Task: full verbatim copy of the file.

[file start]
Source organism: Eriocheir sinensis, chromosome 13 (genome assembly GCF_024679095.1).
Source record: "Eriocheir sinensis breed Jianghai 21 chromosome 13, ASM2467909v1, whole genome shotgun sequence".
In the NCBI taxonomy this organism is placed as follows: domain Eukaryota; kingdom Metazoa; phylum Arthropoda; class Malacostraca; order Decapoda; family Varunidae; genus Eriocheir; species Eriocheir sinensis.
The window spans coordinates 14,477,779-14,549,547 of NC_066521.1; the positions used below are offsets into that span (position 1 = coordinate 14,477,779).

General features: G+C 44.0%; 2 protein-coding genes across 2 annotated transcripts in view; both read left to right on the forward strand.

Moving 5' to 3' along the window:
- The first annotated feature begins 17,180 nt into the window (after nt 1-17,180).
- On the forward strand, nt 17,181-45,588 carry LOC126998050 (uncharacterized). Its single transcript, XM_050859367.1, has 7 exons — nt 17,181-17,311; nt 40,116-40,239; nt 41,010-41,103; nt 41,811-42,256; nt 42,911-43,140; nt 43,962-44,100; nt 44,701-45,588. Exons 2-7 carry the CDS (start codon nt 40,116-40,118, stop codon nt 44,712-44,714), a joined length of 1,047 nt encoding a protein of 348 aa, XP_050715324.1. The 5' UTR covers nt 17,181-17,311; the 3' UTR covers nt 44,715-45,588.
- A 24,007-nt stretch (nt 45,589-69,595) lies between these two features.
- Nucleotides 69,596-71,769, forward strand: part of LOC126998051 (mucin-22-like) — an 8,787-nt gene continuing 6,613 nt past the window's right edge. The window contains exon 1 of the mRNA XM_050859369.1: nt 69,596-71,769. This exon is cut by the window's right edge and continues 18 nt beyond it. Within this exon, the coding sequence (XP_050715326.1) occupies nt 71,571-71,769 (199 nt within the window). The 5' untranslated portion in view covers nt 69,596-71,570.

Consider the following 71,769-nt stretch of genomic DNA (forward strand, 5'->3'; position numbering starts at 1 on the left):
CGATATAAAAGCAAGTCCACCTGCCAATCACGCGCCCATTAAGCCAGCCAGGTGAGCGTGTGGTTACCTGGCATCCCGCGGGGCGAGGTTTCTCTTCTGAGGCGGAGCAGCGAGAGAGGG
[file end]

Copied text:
Source organism: Eriocheir sinensis, chromosome 13 (genome assembly GCF_024679095.1).
Source record: "Eriocheir sinensis breed Jianghai 21 chromosome 13, ASM2467909v1, whole genome shotgun sequence".
In the NCBI taxonomy this organism is placed as follows: domain Eukaryota; kingdom Metazoa; phylum Arthropoda; class Malacostraca; order Decapoda; family Varunidae; genus Eriocheir; species Eriocheir sinensis.
The window spans coordinates 14,477,779-14,549,547 of NC_066521.1; the positions used below are offsets into that span (position 1 = coordinate 14,477,779).

General features: G+C 44.0%; 2 protein-coding genes across 2 annotated transcripts in view; both read left to right on the forward strand.

Moving 5' to 3' along the window:
- The first annotated feature begins 17,180 nt into the window (after nt 1-17,180).
- On the forward strand, nt 17,181-45,588 carry LOC126998050 (uncharacterized). Its single transcript, XM_050859367.1, has 7 exons — nt 17,181-17,311; nt 40,116-40,239; nt 41,010-41,103; nt 41,811-42,256; nt 42,911-43,140; nt 43,962-44,100; nt 44,701-45,588. Exons 2-7 carry the CDS (start codon nt 40,116-40,118, stop codon nt 44,712-44,714), a joined length of 1,047 nt encoding a protein of 348 aa, XP_050715324.1. The 5' UTR covers nt 17,181-17,311; the 3' UTR covers nt 44,715-45,588.
- A 24,007-nt stretch (nt 45,589-69,595) lies between these two features.
- Nucleotides 69,596-71,769, forward strand: part of LOC126998051 (mucin-22-like) — an 8,787-nt gene continuing 6,613 nt past the window's right edge. The window contains exon 1 of the mRNA XM_050859369.1: nt 69,596-71,769. This exon is cut by the window's right edge and continues 18 nt beyond it. Within this exon, the coding sequence (XP_050715326.1) occupies nt 71,571-71,769 (199 nt within the window). The 5' untranslated portion in view covers nt 69,596-71,570.

Consider the following 71,769-nt stretch of genomic DNA (forward strand, 5'->3'; position numbering starts at 1 on the left):
CGATATAAAAGCAAGTCCACCTGCCAATCACGCGCCCATTAAGCCAGCCAGGTGAGCGTGTGGTTACCTGGCATCCCGCGGGGCGAGGTTTCTCTTCTGAGGCGGAGCAGCGAGAGAGGG